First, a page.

My PhD is from Media and Arts Technology DTC at Queen Mary University of London. I am part of the Cognitive Science Research Group.

My thesis tittle is : “Presentation of Visual Artworks in Interactive Virtual Environments towards User Engagement”, This research is supervised by Dr. Matthew Purver (QMUL), Prof. Peter McOwan (QMUL) and Dr. Tim Weyrich (UCL).

Most of the attempts to introduce modern technologies in the digital presentation of visual art are based on the approach of recreating the conventional real environment using realistically rendered two- or three-dimensional computer models. Such forms of presentation fail to take full advantage of the new opportunities, offered by modern digital technologies. My research focuses on how interactivity in virtual environments can contribute towards visual art presentation. Further, I have investigated how four interactivity modes through which images of visual art are presented, relate to the different phases of user engagement. The results from our studies indicate that more interactivity in an interactive application contributes towards higher user engagement with the presented content and the application itself.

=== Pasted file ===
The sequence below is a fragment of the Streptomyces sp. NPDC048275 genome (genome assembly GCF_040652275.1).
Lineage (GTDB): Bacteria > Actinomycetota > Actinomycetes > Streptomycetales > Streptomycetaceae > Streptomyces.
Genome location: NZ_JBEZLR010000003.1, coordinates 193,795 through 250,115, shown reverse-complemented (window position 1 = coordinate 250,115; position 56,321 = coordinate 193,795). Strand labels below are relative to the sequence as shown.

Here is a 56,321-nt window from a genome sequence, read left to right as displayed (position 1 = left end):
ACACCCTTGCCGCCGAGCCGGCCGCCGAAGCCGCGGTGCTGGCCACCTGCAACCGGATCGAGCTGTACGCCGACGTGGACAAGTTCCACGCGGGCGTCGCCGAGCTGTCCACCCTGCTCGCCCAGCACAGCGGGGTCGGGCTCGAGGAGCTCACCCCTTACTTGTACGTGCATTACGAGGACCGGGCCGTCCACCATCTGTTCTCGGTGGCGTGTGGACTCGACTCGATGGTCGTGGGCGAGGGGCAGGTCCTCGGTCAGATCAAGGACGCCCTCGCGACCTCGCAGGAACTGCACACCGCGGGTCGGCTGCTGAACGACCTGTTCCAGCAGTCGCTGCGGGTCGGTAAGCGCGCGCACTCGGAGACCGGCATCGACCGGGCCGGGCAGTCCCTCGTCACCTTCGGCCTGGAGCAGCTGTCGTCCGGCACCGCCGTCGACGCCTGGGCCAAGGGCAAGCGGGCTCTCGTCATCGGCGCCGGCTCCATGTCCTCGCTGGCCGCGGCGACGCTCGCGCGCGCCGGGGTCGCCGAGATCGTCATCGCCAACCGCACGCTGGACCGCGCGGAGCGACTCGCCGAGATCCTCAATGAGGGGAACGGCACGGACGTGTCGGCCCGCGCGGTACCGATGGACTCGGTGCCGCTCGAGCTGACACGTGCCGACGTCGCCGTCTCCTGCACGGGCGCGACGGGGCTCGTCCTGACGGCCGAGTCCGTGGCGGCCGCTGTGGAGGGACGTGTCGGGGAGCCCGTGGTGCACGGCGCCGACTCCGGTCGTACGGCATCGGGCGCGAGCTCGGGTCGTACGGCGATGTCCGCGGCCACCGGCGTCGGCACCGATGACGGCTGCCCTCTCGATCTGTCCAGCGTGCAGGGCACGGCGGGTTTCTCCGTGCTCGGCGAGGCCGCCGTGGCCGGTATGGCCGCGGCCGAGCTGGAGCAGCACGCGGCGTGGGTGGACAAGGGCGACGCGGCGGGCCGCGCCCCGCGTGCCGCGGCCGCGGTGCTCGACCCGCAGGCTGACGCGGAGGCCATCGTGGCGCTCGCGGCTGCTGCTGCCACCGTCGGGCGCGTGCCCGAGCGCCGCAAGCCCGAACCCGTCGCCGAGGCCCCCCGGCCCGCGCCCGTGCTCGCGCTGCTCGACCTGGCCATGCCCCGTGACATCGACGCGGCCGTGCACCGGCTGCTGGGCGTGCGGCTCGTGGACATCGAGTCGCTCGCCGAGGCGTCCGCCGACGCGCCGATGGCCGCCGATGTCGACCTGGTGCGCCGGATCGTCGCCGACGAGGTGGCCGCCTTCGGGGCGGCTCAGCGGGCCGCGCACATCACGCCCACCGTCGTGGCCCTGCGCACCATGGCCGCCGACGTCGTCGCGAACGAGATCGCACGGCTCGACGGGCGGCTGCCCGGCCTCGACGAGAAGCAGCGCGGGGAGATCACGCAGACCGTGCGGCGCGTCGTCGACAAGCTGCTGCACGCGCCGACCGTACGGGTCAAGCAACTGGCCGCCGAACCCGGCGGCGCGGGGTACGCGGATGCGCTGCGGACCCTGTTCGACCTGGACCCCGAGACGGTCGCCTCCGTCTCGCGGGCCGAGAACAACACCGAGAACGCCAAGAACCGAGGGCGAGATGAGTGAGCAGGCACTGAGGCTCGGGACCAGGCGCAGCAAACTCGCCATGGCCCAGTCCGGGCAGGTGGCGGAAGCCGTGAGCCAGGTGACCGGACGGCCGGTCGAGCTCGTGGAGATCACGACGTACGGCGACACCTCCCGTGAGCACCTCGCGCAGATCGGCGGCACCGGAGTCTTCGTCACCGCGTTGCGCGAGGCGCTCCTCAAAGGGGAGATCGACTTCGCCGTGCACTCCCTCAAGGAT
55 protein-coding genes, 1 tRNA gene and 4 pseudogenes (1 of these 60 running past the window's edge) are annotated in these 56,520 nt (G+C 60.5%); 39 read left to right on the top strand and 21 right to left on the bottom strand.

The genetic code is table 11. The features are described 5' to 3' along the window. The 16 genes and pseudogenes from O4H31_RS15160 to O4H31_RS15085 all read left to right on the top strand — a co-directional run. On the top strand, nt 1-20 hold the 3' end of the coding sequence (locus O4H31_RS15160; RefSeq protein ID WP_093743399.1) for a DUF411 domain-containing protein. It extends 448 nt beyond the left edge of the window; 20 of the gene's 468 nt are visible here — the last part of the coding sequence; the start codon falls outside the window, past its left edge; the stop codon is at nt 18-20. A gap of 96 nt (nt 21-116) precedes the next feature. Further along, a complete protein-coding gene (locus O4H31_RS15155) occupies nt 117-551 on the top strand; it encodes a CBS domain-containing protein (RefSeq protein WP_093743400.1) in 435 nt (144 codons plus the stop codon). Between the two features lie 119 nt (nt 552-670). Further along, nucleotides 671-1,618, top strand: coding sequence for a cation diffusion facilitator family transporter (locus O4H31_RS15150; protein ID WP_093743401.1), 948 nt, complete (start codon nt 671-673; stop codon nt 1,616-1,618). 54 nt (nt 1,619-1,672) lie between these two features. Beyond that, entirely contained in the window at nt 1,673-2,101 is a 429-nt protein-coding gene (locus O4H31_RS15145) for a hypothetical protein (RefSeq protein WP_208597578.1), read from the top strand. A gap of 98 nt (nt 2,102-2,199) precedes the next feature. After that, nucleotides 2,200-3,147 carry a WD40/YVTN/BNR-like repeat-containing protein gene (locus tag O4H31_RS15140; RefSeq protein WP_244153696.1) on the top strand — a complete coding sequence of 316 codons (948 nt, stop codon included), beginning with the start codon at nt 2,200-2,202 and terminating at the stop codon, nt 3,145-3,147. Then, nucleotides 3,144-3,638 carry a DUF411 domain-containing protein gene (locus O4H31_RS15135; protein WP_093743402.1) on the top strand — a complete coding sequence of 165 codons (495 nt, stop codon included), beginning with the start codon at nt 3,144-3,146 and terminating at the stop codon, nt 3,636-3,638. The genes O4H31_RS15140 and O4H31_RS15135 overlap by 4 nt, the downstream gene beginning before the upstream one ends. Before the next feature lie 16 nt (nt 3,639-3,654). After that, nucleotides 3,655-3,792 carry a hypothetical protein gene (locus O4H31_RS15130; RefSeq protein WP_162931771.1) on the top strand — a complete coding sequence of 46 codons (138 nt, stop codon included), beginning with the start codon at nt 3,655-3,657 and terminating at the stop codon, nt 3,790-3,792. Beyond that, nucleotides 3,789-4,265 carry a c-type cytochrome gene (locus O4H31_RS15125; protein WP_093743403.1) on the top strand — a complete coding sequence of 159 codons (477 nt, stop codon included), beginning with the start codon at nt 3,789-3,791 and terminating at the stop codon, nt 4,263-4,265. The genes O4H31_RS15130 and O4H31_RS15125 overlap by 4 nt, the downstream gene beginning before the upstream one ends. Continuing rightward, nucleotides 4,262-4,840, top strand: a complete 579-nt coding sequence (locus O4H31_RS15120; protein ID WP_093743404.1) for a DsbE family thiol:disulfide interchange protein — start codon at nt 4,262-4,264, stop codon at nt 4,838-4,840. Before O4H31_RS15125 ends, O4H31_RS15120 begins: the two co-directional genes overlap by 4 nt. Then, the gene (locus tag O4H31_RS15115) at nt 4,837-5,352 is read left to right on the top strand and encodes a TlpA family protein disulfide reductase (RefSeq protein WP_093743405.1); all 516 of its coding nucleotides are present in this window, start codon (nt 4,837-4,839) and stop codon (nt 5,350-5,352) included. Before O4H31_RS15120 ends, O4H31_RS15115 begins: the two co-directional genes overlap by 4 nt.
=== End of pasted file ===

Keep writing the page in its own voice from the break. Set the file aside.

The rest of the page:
My PhD research makes a number of contributions in the fields of digital art presentation and methods for measuring user engagement and its different phases. The conceptual framework for describing user engagement is generalised and extended by additional elements. The relation between four designed interactivity modes and the extended phases of user engagement has been investigated, analysed and examined through the application of a mixed-methods approach that combines qualitative and quantitative techniques. I have performed different qualitative methods as focus groups, field studies, ethnographic observation, participatory design and thematic analysis. Further, specifically defined event parameters were introduced for the improvement of the evaluation metrics of user engagement. Different quantitative methods as analysis of variance (ANOVA) and t-tests were used to analyse our gathered data for obtaining statistically significant results.